Trump administration officials are seeking to justify new immigration restrictions on international students using “questionable conclusions” from DHS’s visa overstay reports that raise concerns among international students, including from India, and also among universities that feel it will increase uncertainty for students, an immigration policy expert has said.
Last week, a presidential memorandum on “Combatting High Nonimmigrant Overstay Rates” was issued citing date from a DHS FY 2018 Entry/Exit Overstay Report and states.
The April 22 memorandum said, “The Secretary of State shall engage with the governments of countries with a total overstay rate greater than 10% in the combined B-1 and B-2 nonimmigrant visa category based on the Department of Homeland Security Fiscal Year 2018 Entry/Exit Overstay Report.”
Stuart Anderson, executive director of National Foundation for American policy, a Virginia-based policy research organization, clarified that at this point it’s an item on the regulatory agenda and has not been formally proposed yet as a regulation.
“In recent years, many international students from India and elsewhere have chosen countries other than the United States to pursue their studies. Using a questionable overstay report to justify new immigration restrictions will only discourage more international students from coming to America,” Anderson, who heads the Virginia-based policy research organization, told India abroad.
“The concern from universities is that eliminating duration of status will increase uncertainty for students since it could require them to get extensions approved to stay in the United States, for example from an undergraduate to a graduate program,” Anderson told this correspondent.
In a separate development, meanwhile, within a week after the issue of the memorandum April 22, the U.S. District Court for the Middle District of North Carolina issued a nationwide preliminary injunction temporarily preventing the DHS from enforcing the USCIS’s August 8, 2018 policy memo that sought to change how days of unlawful presence are counted following a violation of F, M, or J nonimmigrant status, according to the Association of International Educators, formerly known as National Association of Foreign Student Advisers (NAFSA).
The injunction came in response to an Oct. 23, 2018, lawsuit filed by a group of colleges and universities in U.S. District Court to challenge USCIS's F, M, and J unlawful presence policy. The plaintiffs asked the court to declare unlawful and vacate the August 2018 policy memo, and to enjoin the enforcement or application of the memo.,
NAFSA noted last week that the 2018 policy continues in full effect while the court decides the case. On January 10, 2019, the government filed a motion to dismiss the case filed by the group of colleges and universities.
Effective from August 8, 2018, USCIS made fundamental changes to its policy on how an immigration status violation might lead to a finding that an F, M, or J nonimmigrant should be subject to the 3- or 10-year reentry bar provisions.
Under that new policy, USCIS will start counting days of unlawful presence the day after an F, M, or J status violation occurs, unless the student is covered by an exception to the unlawful presence counting rules. Prior policy did not count unlawful presence until a USCIS official, or immigration judge made a formal finding of a status violation.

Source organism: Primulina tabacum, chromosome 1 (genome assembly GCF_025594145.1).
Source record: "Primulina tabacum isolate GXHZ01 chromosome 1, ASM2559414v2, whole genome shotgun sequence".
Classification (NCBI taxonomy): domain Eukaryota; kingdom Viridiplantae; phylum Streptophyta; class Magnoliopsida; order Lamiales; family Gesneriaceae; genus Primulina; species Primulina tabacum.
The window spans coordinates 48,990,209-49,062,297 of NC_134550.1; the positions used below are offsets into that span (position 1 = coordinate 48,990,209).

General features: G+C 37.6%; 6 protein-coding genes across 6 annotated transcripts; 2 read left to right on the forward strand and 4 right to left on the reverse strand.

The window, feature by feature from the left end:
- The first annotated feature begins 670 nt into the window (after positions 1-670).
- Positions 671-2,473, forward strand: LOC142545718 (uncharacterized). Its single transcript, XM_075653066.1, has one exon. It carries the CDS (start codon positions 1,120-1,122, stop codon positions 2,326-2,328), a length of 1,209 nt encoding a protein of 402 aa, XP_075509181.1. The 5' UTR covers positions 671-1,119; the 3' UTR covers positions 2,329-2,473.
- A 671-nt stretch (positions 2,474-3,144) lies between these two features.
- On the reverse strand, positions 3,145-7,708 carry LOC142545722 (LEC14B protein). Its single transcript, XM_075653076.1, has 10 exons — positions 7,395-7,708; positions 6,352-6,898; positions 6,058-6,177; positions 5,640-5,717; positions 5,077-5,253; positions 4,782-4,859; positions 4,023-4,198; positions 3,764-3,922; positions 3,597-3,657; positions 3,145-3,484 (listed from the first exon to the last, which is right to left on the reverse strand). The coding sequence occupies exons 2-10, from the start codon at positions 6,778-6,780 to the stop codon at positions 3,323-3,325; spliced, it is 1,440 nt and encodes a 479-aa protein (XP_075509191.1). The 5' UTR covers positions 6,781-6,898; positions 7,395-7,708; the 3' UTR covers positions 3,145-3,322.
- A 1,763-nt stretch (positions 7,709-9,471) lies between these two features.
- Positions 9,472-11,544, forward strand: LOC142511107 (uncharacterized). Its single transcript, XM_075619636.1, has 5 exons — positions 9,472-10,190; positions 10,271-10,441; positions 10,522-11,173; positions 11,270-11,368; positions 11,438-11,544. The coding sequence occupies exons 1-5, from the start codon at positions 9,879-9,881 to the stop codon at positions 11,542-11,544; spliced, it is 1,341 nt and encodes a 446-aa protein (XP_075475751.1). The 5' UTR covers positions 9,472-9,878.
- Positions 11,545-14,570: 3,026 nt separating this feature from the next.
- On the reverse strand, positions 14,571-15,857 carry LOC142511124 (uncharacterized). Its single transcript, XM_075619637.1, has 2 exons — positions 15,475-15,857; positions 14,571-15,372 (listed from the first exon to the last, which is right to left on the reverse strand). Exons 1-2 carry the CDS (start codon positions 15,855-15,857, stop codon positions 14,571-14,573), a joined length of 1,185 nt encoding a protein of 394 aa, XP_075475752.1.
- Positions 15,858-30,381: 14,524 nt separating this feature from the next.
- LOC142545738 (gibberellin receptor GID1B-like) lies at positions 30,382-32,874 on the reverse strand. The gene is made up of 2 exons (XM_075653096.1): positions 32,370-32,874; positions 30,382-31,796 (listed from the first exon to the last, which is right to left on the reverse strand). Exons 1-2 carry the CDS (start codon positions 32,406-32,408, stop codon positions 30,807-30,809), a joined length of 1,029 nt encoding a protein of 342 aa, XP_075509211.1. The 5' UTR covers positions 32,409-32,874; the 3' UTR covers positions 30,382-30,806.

A May 1 report in Forbes said the new policy makes it easier to deport international students even if they fall out of status inadvertently. However, according to the most recent DHS data the overstay rate for F-1 students declined 42% between FY 2016 and FY 2018, falling from 6.19% in FY 2016 to 3.59% in FY 2018, the report said.
“Yet, there is no evidence this decline in the overstay rate, if DHS officials stand behind their own data, has led USCIS to reconsider the unlawful presence memo or its proposed rule, opposed by universities, to establish a maximum period of authorized stay for F-1 students effort,” the Forbes report said.
The Washington Post said April 24 that with the memo issued by Trump, the White House shifted its focus this week from the surge of families crossing the U.S.-Mexico border to the hundreds of thousands of immigrants who arrive in the United States legally and then illegally remain in the country after their visas expire. Trump issued the memo that declared visa overstay rates “unacceptably high” and calling them a “widespread problem.”
Trump gave the State Department four months to consult with Homeland Security officials and the attorney general to recommend sanctions, which he said could include suspending or limiting visas for those countries.
A 2018 NFAP policy brief said the number of international students enrolled at U.S. universities declined by approximately 4 percent between 2016 and 2017, according to an analysis of Homeland Security data. More than half of the decline in enrollment can be attributed to fewer individuals from India studying computer science and engineering at the graduate level in 2017.
The number of international students from India enrolled in graduate level programs in computer science and engineering declined by 21 percent, or 18,590 fewer graduate students, from 2016 to 2017.
“The increased difficulty in gaining an approved H-1B visa after graduation and the long waits for employment-based green cards already act as deterrents against Indian students choosing American universities,” Anderson said.
“If the administration finds more ways to penalize Indian students as well as those from other nations, then we should not be surprised when more students view other countries as friendlier places to pursue their chosen fields of study.”